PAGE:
Hinduism is the world’s oldest surviving religion. The concepts, rituals, pilgrimage sites, cosmological systems, and knowledge of Hinduism have helped this faith survive and thrive despite numerous invasions and disasters. Vedic yajna, yoga, and Ayurveda have saved innumerable people. The knowledge of Dharma is being practiced and adapted globally.
Almost all the eastern religions have their roots in Hinduism, so you see the adaptation of Hindu gods, including Ganesha, everywhere. From sculptures of Bhagwan Ganesha in Persia, Central America, Iran, China, Afghanistan, Thailand, Japan, and Cambodia, Hindu Ganesha’s wide footprint can be observed tracing back to 2000 years ago.
In this article, we will explore the Significance of Bhagwan Ganesha in world regions and religions. We will specifically see how Ganesha is worshipped in other nations.
Ganesha in Shingon Buddhism in Japan
Shingon Buddhism is the primary school of Buddhism in Japan and one of the few existing Vajrayana lineages in East Asia, initially spread from India to China through traveling monks such as Amoghavajra and Vajrabodhi. Predictably, Ganesha worship was carried to Japan by Ancient Buddhists via China. Also known as the Deva of bliss, Ganesha (Called Kangiten in Japan) is invoked for worldly gains and enlightenment. He is offered sweet confections called “Kangidan,” which is similar to ‘Modak’ offered in India. In Japan, Ganesha is also worshiped as the god of love by many young girls and boys who are trying to succeed in their courtship.
Ganesha in Mayan Religion in Mexico
Mexico? Yes, Mexico, the same Mexico, which borders the United States. The air distance between India and Mexico is 15,813 km, but many, many, many years ago, a god was worshiped in this place with an uncanny resemblance to Ganesha. There were numerous pre-Columbian towns and temples constructed by the Mayans of the Terminal Classic period. Mayans’ temples’ architecture was very similar to that of Hindus as virtually all of them are built using a pyramidal design and taper towards the top. This is considerably visible and is one of the first things that anyone will see upon looking at pictures or visiting the ruins in reality. However, the similarities don’t end right there. Mayans worshipped someone with sparkling similarities to Ganesha for the same reason as what Hindus did. Mayans had a god of good luck, prosperities, and intellectuals with the same Ganesha elephant head and the same number of hands as Ganesha. Some tribes, mainly from the southern and south-central regions of Mexico, still worship the same god. Manuscripts and excavations from Central and North America prove, in my opinion, without a doubt – Bhagwan Ganesha was worshipped in the pre-Colombian culture, and the surviving natives still revere him. This is again just my opinion after noticing the similarities.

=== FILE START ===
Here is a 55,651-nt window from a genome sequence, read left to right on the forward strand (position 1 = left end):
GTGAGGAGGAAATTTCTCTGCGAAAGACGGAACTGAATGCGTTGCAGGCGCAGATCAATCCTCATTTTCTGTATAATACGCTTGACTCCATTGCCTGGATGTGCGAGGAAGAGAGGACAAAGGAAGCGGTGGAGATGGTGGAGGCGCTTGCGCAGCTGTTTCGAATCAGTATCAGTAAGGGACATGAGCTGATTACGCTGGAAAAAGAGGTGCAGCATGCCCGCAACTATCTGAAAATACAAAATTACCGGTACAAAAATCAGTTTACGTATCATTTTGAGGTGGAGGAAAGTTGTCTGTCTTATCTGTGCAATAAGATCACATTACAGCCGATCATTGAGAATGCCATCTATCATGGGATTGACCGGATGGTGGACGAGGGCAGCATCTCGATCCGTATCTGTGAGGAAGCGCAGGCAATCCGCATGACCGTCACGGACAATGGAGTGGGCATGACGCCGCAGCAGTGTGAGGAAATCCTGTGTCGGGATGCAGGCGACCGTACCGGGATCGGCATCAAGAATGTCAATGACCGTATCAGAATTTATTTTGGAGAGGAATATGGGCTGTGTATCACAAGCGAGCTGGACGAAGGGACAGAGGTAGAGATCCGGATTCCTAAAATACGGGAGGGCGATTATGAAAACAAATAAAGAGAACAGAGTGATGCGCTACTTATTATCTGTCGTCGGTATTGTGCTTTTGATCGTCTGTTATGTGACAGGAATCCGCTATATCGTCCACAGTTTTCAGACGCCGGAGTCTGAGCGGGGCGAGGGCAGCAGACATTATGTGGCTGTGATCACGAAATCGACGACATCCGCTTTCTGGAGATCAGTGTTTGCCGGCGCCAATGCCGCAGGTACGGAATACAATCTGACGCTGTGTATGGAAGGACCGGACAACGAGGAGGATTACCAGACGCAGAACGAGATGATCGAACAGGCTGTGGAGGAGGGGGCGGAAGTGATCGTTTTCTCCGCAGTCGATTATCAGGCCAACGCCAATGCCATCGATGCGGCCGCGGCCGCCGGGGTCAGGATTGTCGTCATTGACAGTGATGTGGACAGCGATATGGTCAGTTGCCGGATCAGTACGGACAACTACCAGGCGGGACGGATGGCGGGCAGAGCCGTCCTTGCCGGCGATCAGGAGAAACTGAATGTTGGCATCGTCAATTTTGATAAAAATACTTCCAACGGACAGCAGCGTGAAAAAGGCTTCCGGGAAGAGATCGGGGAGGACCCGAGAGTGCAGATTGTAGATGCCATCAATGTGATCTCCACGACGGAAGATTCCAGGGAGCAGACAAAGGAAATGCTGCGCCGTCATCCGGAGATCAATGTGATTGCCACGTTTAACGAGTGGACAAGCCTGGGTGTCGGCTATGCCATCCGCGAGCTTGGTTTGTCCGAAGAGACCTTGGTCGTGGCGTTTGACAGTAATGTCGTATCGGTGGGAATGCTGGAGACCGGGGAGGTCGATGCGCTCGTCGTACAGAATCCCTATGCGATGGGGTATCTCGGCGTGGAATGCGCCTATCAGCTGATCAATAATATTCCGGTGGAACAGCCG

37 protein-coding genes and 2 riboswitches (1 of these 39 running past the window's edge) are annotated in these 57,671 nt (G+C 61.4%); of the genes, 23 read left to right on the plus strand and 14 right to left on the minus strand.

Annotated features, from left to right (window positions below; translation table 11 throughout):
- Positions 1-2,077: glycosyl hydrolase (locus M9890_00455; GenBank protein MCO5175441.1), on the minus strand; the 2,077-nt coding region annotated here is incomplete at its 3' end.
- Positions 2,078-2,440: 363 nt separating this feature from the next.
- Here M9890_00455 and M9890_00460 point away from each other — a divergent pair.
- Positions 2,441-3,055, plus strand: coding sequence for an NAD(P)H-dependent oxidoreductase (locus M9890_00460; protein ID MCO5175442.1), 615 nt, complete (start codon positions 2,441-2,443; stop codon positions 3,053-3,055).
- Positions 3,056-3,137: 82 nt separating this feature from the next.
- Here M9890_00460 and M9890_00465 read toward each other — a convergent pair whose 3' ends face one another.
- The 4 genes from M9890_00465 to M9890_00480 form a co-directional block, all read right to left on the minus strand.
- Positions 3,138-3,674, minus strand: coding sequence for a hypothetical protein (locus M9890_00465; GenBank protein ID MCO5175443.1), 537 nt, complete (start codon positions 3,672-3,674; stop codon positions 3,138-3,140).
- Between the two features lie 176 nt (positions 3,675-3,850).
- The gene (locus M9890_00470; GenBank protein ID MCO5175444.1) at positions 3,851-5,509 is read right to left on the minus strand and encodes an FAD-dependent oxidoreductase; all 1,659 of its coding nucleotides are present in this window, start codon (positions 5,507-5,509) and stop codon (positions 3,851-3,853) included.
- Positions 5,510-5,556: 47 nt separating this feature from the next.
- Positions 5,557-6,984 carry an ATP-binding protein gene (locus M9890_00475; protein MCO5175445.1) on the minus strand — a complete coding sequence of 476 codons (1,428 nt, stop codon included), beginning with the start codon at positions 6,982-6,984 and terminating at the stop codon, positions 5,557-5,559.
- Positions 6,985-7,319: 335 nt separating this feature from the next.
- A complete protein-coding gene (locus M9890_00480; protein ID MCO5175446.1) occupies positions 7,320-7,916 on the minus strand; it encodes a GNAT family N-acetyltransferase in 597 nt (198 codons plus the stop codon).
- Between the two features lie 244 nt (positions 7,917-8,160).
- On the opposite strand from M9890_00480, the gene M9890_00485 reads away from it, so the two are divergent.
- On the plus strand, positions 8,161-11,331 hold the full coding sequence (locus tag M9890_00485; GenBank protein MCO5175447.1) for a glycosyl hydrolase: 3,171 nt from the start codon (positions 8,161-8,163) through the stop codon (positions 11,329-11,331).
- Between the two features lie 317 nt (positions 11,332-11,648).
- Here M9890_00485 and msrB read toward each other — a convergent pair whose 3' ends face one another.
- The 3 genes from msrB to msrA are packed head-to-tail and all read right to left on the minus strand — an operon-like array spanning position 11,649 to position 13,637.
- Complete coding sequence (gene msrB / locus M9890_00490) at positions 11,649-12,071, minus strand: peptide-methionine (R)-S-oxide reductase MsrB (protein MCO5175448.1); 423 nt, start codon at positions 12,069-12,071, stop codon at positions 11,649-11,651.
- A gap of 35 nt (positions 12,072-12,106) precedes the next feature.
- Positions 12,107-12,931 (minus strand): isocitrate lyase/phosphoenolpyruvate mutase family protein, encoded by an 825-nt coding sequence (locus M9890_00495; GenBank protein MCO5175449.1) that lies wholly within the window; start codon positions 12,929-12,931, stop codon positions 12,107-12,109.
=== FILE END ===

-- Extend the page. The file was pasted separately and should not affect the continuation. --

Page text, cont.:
Ganesha in Thailand
In Thailand, Ganesha is called Phra Phikanet and is revered as the deity of success and fortune and the remover of permanent obstacles. The practice of worshipping Ganesha in Thailand dates from over 1500 years. There are lovely shrines dedicated to Ganesha across Thailand. One of the most revered shrines is the Brahmin Temple in central Bangkok by the Giant Swing, where you can find some of the oldest images of Ganesha. Ganesha is associated with education, arts, and trade, and so, he appears in the Department of Fine Arts emblem in Thailand. He is honored with Sweers, Motaka, and fruit when business is good, and his picture is put upside down when business is down. As god of diplomacy and business, he sits on a high column outside Bangkok’s World Trade Center, where people offer incense, flowers, and a reverential Sawasdee.
Ganesha in Indonesia
It is safe to say that Ganesha is Indonesia’s favorite god. Hinduism reached the Indonesian Archipelago as early as the first century, or even before that. So that puts Hinduism to be at least 2000-years-old in Indonesia. Hinduism is followed by most of the Indonesian population in Bali, Java, and Sumatra, and the ‘Indonesian God of Wisdom,’ Ganesha, is adored by all. There is even a Ganesha statue from 1 CE, which was discovered on the top of Mount Raksa in Panaitan Island in West Java, confirming Ganesha Worshippers’ presence in the region for over 2000-years. Ganesha is found in every Shiva Temple throughout the islands. You can see Ganesha in the Historic Prambanan Hindu temple in Yogyakarta, Indonesia.